Slevin Settlers in United States in the 19th Century

  • Daniel, Edward, Ellen, Francis, James, John, Michael, Owen, Patrick, and Thomas Slevin all, who arrived in Philadelphia between 1838 and 1868

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Contemporary Notables of the name Slevin (post 1700)


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Contemporary Notables of the name Slevin (post 1700)



  • Ronnie Slevin (b. 1941), retired Irish hurler who played for Tipperary in 1962
  • Noel Slevin, Irish journalist and columnist in Letterkenny, County Donegal, known for his column "Slevin on Sunday"
  • Ciarán Slevin (b. 1986), Irish hurler who has played since
  • Gerard Slevin (1919-1997), Irish Chief Herald of Ireland (1955-1981), involved in the design of the European flag
  • Edward "Ted" Slevin, English professional rugby league footballer who played from 1948 to 1962, member of the England National Team (1950-1953)
  • Brian Francis Slevin, Commissioner of Police, Hong Kong

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Slevin Family Crest Products


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Slevin Family Crest Products




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See Also


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See Also




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Citations


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Citations



    Other References

    1. Harris, Ruth-Ann and B. Emer O'Keefe. The Search for Missing Friends Irish Immigrant Advertisements Placed in the Boston Pilot Volume II 1851-1853. Boston, MA: New England Historic Genealogical Society, 1991. Print.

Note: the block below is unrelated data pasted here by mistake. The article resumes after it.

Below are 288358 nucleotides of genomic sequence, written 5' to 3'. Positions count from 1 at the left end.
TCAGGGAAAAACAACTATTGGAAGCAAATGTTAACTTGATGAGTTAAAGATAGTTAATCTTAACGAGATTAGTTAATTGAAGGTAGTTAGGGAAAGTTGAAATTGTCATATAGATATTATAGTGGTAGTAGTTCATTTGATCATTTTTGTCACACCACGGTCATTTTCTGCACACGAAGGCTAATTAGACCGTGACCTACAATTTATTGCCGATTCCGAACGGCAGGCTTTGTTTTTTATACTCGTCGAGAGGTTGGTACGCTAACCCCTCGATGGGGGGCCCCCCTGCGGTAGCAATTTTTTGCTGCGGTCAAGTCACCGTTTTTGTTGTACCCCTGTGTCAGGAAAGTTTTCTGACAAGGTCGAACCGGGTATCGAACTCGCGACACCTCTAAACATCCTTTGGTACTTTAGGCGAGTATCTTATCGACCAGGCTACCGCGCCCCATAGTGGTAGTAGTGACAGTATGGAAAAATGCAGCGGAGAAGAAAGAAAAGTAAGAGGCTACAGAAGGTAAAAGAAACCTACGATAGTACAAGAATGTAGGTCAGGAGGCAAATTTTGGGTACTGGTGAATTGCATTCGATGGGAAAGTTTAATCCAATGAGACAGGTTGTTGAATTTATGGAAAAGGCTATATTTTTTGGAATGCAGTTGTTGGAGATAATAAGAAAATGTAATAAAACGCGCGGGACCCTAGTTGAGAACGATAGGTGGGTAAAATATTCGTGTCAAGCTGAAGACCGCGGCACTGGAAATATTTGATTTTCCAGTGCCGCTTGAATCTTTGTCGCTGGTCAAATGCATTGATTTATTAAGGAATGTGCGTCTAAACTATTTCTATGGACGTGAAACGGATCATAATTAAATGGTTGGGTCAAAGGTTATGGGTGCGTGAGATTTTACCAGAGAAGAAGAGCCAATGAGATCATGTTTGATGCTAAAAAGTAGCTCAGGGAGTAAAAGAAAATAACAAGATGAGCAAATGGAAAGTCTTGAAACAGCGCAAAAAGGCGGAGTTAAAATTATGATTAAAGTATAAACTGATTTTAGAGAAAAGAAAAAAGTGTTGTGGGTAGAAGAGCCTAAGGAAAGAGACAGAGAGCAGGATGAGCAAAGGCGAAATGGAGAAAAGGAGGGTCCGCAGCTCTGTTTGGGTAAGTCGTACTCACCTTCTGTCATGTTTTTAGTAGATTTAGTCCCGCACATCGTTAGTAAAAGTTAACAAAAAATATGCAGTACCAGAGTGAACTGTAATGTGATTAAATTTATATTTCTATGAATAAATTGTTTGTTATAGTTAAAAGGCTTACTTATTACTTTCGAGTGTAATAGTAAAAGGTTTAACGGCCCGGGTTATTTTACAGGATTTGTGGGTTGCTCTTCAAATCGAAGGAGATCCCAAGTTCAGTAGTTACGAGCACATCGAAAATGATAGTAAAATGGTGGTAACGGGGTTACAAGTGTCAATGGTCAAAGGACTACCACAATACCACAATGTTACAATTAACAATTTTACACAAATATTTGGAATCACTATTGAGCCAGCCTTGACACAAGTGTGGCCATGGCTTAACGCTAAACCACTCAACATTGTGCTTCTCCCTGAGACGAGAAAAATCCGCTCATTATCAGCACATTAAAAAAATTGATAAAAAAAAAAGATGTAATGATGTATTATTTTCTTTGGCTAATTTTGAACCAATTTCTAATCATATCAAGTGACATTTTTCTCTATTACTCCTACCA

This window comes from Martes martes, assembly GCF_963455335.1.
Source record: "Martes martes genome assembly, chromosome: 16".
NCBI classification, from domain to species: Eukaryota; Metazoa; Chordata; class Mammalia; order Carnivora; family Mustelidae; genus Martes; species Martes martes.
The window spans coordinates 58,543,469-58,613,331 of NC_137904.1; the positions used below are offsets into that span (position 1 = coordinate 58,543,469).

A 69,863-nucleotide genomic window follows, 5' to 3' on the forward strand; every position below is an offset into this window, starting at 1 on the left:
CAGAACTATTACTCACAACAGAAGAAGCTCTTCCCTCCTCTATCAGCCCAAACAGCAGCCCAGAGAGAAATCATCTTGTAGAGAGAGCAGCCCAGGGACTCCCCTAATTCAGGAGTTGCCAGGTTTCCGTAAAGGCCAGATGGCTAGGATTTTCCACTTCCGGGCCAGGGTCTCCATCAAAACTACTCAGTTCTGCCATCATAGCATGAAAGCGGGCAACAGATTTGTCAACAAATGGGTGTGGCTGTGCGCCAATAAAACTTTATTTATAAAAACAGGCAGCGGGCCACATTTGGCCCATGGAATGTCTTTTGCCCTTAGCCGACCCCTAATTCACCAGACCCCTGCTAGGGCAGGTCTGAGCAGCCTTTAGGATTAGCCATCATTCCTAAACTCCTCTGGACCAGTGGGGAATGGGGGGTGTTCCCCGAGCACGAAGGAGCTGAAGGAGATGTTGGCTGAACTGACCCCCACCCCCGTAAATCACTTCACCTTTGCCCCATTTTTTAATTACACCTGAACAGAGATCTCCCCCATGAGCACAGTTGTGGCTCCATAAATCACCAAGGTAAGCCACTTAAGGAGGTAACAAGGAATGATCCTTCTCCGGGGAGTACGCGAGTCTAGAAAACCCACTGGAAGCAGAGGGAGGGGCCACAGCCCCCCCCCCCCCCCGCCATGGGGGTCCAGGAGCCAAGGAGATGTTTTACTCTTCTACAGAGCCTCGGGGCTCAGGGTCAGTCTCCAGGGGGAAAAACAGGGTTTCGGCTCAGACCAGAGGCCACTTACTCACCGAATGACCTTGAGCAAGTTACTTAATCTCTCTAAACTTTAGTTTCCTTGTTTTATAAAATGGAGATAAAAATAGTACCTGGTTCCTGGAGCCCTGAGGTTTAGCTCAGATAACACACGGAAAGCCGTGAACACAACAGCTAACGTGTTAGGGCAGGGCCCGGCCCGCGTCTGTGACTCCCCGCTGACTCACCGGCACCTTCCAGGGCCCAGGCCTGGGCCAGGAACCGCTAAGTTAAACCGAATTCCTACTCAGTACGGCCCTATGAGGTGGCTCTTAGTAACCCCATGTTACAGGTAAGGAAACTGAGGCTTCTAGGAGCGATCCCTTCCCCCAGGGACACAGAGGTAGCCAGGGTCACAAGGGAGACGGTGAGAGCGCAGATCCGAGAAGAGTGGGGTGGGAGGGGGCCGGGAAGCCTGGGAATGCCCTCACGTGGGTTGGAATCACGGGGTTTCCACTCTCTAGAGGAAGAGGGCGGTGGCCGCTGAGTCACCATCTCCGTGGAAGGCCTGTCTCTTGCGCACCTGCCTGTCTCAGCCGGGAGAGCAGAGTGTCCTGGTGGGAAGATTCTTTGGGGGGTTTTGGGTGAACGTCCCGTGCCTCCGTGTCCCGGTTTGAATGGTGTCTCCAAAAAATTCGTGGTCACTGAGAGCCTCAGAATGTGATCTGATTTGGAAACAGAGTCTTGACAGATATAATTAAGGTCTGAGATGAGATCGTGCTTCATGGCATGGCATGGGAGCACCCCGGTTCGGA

2. Land Owners in Ireland. Genealogical Publishing. Print. (ISBN 0-8063-1203-3).
    3. Best, Hugh. Debrett's Texas Peerage. New York: Coward-McCann, 1983. Print. (ISBN 069811244X).
    4. MacLysaght, Edward. Irish Families Their Names, Arms and Origins 4th Edition. Dublin: Irish Academic, 1991. Print. (ISBN 0-7165-2364-7).
    5. Zieber, Eugene. Heraldry in America. Philadelphia: Genealogical Publishing Co. Print.
    6. Robb H. Amanda and Andrew Chesler. Encyclopedia of American Family Names. New York: Haper Collins, 1995. Print. (ISBN 0-06-270075-8).
    7. Weis, Frederick Lewis, Walter Lee Sheppard and David Faris. Ancestral Roots of Sixty Colonists Who Came to New England Between 1623 and 1650 7th Edition. Baltimore: Genealogical Publishing, 1992. Print. (ISBN 0806313676).
    8. Vicars, Sir Arthur. Index to the Prerogative Wills of Ireland 1536-1810. Baltimore: Genealogical Publishing Co. Print.
    9. Passenger Lists of Vessels Arriving at Galveston Texas 1896-1951. National Archives Washington DC. Print.
    10. Hickey, D.J. and J.E. Doherty. A New Dictionary of Irish History form 1800 2nd Edition. Dublin: Gil & MacMillian, 2003. Print.
    11. ...

    The Slevin Family Crest was acquired from the Houseofnames.com archives. The Slevin Family Crest was drawn according to heraldic standards based on published blazons. We generally include the oldest published family crest once associated with each surname.

    This page was last modified on 7 April 2016 at 10:06.